Last week E.L. Doctorow, one of the most important American novelists of the 20th century, passed away at the age of 84. Doctorow was a master whose works of fiction, from Ragtime and The Book of Daniel to Billy Bathgate and The March, span centuries, taking readers into many eras of the American experience, and from the Great Plains to the Adirondacks, from the Deep South to New York City while illuminating social and political issues.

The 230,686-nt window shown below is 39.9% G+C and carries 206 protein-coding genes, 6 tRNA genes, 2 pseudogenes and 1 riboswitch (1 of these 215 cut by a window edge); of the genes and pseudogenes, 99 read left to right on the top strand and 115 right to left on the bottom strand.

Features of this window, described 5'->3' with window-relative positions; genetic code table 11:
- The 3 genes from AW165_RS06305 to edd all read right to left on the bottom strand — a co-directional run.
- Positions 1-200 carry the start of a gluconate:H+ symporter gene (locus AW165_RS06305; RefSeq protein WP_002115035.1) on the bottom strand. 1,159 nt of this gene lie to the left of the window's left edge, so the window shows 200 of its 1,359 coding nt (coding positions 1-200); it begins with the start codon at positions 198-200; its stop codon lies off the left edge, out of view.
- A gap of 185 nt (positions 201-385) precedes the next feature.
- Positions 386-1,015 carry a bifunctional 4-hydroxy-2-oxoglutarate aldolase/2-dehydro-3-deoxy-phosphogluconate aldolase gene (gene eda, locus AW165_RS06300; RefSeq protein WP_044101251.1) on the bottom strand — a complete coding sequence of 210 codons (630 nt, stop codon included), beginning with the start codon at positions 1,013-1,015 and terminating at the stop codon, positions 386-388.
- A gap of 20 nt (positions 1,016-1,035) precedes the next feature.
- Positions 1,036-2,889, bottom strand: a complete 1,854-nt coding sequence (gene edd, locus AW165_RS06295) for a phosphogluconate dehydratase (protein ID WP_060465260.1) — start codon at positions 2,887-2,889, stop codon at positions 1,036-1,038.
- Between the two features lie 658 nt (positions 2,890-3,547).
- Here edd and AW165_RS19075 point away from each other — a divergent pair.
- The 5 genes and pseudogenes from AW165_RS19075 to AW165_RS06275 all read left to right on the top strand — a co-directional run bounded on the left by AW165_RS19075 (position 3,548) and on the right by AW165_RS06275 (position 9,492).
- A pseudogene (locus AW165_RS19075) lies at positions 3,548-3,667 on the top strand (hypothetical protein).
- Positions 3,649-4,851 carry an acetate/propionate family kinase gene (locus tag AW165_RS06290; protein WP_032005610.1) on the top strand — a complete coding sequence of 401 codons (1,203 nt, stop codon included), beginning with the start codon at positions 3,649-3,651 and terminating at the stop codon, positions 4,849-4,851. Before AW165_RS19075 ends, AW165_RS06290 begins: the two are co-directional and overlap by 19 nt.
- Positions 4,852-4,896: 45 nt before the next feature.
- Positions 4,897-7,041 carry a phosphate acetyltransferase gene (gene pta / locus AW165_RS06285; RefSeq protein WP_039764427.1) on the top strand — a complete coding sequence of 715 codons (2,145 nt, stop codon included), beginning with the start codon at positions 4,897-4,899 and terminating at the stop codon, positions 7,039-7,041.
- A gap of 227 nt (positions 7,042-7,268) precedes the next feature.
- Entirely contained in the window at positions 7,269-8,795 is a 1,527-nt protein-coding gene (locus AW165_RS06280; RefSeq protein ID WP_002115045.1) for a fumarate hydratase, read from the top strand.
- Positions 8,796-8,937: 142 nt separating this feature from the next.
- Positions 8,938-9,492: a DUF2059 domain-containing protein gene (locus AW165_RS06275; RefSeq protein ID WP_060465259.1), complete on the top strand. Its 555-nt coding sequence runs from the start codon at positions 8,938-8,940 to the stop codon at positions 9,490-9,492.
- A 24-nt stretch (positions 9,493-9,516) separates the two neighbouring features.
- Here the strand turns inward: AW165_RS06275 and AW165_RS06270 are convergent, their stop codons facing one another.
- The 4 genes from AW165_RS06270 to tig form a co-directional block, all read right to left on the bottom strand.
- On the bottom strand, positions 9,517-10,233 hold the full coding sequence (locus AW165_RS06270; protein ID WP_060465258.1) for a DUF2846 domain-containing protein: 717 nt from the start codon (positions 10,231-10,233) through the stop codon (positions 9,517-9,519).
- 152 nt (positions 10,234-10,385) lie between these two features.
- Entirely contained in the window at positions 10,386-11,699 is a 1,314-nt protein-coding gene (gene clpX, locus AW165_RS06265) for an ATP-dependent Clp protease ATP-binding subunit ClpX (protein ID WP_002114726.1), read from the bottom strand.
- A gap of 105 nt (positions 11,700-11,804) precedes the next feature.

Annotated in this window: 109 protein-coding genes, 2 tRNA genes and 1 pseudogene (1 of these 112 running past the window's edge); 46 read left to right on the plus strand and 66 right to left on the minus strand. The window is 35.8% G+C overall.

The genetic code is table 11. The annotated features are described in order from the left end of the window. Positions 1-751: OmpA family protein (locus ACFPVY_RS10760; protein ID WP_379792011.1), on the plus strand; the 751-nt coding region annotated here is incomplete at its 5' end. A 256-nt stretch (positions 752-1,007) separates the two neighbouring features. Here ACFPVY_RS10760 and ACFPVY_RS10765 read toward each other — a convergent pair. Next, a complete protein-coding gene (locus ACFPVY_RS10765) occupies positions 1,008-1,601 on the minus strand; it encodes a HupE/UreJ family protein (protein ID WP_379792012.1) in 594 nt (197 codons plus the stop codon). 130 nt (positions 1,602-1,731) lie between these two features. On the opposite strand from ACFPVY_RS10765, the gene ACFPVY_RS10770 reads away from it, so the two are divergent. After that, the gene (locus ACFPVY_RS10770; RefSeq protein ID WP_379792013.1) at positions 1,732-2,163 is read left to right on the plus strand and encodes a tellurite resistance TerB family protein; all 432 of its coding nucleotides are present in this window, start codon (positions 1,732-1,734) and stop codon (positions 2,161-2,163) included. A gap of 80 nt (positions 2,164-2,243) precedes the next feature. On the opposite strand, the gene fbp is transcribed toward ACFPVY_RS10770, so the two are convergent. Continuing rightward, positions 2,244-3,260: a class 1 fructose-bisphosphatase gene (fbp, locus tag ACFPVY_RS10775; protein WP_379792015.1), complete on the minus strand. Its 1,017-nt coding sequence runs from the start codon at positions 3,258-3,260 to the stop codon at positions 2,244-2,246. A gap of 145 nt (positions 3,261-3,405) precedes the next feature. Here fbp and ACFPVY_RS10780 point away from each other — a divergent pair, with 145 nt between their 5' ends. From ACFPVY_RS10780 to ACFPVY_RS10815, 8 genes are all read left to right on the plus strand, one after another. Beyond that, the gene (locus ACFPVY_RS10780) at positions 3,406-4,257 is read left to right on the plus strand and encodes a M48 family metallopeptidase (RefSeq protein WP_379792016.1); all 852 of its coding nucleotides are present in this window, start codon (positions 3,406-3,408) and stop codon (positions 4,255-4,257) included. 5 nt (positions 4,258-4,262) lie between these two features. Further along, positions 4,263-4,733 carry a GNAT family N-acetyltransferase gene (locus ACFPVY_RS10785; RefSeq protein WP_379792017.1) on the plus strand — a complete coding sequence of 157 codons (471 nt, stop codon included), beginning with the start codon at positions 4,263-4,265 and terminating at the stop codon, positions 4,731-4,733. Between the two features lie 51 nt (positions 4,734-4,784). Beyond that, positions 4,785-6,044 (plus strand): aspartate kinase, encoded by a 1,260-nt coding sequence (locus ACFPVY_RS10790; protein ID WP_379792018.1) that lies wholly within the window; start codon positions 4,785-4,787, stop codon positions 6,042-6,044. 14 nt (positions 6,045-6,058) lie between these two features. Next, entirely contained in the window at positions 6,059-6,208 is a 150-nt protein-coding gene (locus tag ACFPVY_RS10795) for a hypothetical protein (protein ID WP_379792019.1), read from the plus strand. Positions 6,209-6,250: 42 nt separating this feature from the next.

Among his honors are the National Book Award, three National Book Critics Circle awards, two PEN/Faulkner awards, the Edith Wharton Citation for Fiction, and the presidentially conferred National Humanities Medal. In 2009 he was short-listed for the Man Booker International Prize honoring a writer’s lifetime achievement in fiction, and in 2012 he won the PEN/Saul Bellow Award for Achievement in American Fiction. In 2013 the American Academy of Arts and Letters awarded him the Gold Medal for Fiction.